– We spent three days in San Francisco, but I think that might be the extent of it. I know the special effects guys took a lot of pictures of Alcatraz, from every angle so I’m pretty sure it’s going to be green screen and parking lots when we’re ‘there’. But we went there, and Sarah Jones and I captained the Alcatraz boat. We also got to go to places on Alcatraz that other people weren’t allowed to go at times, which was kind of fun and made you feel special.

You seem to be doing another series here where you don’t know much of what is going on ahead of time. As an actor, would you rather know more of where the story is going?

– There is a benefit to both. I do like acting the grey areas a lot. I think that always gives a certain credibility and realism to a character, where they are not 100% good or 100% bad. And one of the things about acting in the dark in that way, is that it gives you moments that you might be a little contradictory – where you act differently than what you would have anticipated with knowledge that you might get later – and I think that is a very human characteristic to be, so I enjoy that. I think it’s how you build a character.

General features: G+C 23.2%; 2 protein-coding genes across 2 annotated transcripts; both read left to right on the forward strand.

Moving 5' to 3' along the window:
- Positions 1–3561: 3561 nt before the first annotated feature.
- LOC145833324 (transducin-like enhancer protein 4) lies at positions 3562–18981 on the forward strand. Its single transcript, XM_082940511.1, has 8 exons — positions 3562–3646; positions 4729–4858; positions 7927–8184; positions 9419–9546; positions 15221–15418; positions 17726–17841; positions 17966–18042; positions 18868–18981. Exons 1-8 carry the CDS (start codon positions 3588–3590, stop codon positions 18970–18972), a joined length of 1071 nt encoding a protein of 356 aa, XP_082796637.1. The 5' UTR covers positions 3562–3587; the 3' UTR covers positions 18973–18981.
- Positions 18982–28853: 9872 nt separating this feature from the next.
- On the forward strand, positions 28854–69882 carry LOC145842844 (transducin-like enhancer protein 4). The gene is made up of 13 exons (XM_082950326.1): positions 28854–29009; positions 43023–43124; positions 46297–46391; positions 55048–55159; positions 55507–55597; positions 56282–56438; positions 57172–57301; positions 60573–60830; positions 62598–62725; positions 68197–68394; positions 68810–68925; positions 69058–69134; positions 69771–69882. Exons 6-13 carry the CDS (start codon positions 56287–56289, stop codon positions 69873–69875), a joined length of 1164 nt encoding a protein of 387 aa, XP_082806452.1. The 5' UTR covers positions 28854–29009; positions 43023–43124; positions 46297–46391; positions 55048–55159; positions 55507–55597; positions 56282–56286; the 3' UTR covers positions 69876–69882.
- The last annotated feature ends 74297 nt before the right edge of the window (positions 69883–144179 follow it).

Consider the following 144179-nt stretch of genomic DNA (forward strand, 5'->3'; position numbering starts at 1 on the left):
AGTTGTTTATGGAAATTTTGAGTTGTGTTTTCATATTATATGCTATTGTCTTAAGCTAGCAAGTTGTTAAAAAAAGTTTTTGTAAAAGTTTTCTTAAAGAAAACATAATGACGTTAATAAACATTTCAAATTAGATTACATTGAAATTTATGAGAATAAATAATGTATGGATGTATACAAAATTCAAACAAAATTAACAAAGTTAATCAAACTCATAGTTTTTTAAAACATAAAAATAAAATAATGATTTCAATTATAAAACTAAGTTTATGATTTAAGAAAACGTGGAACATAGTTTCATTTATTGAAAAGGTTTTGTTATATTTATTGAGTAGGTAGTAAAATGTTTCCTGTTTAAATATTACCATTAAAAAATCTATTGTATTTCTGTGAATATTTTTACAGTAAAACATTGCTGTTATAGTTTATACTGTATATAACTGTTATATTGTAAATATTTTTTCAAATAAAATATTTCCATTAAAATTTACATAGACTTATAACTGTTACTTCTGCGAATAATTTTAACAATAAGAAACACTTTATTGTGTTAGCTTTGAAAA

What are you looking forward to in the show?

– I am looking forward to episode three a lot. I got a little preview in my visit to the writers’ room and there are some really cool things that they said were coming up pretty soon. You get to see why Doc is so fascinated with bad men.

How is working with Sam Neill?

– Sam is great. He’s this very sophisticated man. He drinks wine. He’s this experienced actor who’s been in the business a long time and stuff, but then, he’ll turn around and be like the uncle who tells you to pull his finger, and that is the beauty of Sam.

How has your experience been so far at Comic Con?

– It’s been great. It’s been great. Everyone has been very nice. It’s kind of fun when they are rushing you through the crowd because the energy in that room is just really, really exciting. It’s just full of enthusiasm so it’s really fun. We got to go up to the Warner Bros booth, which is really high up off the ground, so we could get a really good look. I have this app to do a panorama shot so I was trying to take a picture of the whole floor.

Is there anything you particularly have your eye on on the floor?

– There’s a new Godzilla toy – I don’t know if it’s for sale or not but I was on a website checking it out. I’m always a fan of a new Godzilla toy.